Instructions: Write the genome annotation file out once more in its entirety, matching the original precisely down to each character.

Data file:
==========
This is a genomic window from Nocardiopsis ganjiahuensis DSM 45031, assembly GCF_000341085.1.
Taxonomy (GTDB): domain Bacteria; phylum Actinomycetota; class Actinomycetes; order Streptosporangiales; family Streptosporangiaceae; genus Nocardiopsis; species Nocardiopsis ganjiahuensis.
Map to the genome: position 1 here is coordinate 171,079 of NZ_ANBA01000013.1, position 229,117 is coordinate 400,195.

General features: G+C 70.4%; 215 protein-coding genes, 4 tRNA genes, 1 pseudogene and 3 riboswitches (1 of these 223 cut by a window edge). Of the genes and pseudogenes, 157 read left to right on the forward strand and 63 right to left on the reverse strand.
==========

This is a genomic window from Nocardiopsis ganjiahuensis DSM 45031, assembly GCF_000341085.1.
Taxonomy (GTDB): domain Bacteria; phylum Actinomycetota; class Actinomycetes; order Streptosporangiales; family Streptosporangiaceae; genus Nocardiopsis; species Nocardiopsis ganjiahuensis.
Map to the genome: position 1 here is coordinate 171,079 of NZ_ANBA01000013.1, position 229,117 is coordinate 400,195.

General features: G+C 70.4%; 215 protein-coding genes, 4 tRNA genes, 1 pseudogene and 3 riboswitches (1 of these 223 cut by a window edge). Of the genes and pseudogenes, 157 read left to right on the forward strand and 63 right to left on the reverse strand.